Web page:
Having sniffed success at the collegiate level, Levi is hungrier than ever to keep his momentum going in the right direction. His head is in a far different space than it was a year ago, when he was just trying to figure out how to be a college kid. Now, he’s walking the walk and talking the talk. His confidence is through the roof.
“From the bowl game, we realized that we didn’t even play as good as we could have played,” Levi said. “That was probably the most exciting thing.”
When he wasn’t lifting heavy weights or pulling the family’s truck in a now-viral Twitter video during his recent stay back home, Levi was working on his skills by throwing to local receivers, many of whom are Division I athletes. Included in the group were players from Texas Tech, Kansas State and incoming UW freshman Joshua Cobbs. Levi focused heavily on his mechanics during his throwing workouts.
Of course, one doesn’t pack on 30 pounds in three months by just lifting or throwing for hours on end. It involves a Michael Phelps-ian amount of eating.
To start his day, Levi ate a hearty amount of meat and potatoes, according to his mother. Generally speaking, Levi gets hungry every three hours, so a “snack” generally followed breakfast. But we’re not talking a handful of almonds or some Wheat Thins; we’re talking two buffalo chicken sandwiches at a time to go with a Gatorade as he attended Zoom meetings with his coaches.
Dinner was different every night, sometimes chicken and rice, sometimes lasagna and sometimes more meat and potatoes. The mastermind behind the cooking operation, Sherie, said Costco was quite the lifesaver.
There were also occasional midday meals from Texas-favorite Whataburger, where Levi would either get a chicken sandwich or a four-stack, a burger with four patties and four slices of cheese. He would eat at strategic times based on his workouts and metabolism to maximize his gains.
“I just don’t like to see a skinny kid out there getting hit,” Sherie said with a laugh.
This isn’t the first time that Sherie has been tasked with bulking Levi up.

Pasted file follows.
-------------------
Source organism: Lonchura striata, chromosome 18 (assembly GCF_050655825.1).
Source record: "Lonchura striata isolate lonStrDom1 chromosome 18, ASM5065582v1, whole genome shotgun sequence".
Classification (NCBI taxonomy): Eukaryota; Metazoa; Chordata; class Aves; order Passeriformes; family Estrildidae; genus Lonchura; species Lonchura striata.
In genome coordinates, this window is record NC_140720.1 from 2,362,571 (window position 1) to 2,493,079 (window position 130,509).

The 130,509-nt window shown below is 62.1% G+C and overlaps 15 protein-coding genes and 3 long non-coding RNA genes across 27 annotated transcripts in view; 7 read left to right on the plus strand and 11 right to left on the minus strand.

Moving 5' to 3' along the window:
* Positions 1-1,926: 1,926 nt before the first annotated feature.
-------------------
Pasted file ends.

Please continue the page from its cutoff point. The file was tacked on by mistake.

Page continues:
Between his junior and senior seasons, Levi had appendicitis, which required several trips to the hospital and two separate surgeries. He lost about 30 pounds and was down to about 175. It was a serious situation, his parents said, and getting him bigger and stronger was of the utmost importance. Back then, he could miss a single meal and legitimately lose a few pounds.
He was put on a fairly strict 10,000-calorie diet to get back to a reasonable playing weight. If he was missing calories at the end of the day, there was a 2,000-calorie protein shake waiting for him, Sherie said, which was essentially a milkshake with protein powder.
So, compared to the last time Sherie had to help her son gain weight, this recent situation was a lot less stressful. The 2020 edition of the weight-gain battle was instead a strategic fight against an otherworldly metabolism.
“We’d eat (dinner) and then he would make another plate and put it in the fridge,” Todd said. “He’d come back down at midnight and eat.”
As much as he’s grown in size the past few months, Levi’s parents are most impressed with how their son has grown as a person. He has a different air about him, an assuredness that he’s doing all the right things to be the best he possibly can. Seeing your son go back to school after several months home is tough, but seeing him thrive at what he loves takes a lot of the sting away.
Levi isn’t one to give up on things easily, whether it be in a wrestling match with his father or on reaching his goals on the field. Seeing him take the necessary action to get what he wants is a parent’s dream.
“We’re super proud of him … no one got anything free. That work ethic has always been there,” Todd said. “The bowl game gave him a taste of what could be. If gives you a hunger and a fire.”
As for Levi himself, he’s prepared both physically and mentally for what he believes is an open quarterback competition with Chambers. Not one to mince words, he’s crystal clear about his expectations and goals for 2020.
“We need to get two rings next year,” Levi said. “One for the Mountain West, and one for whatever bowl we go to.”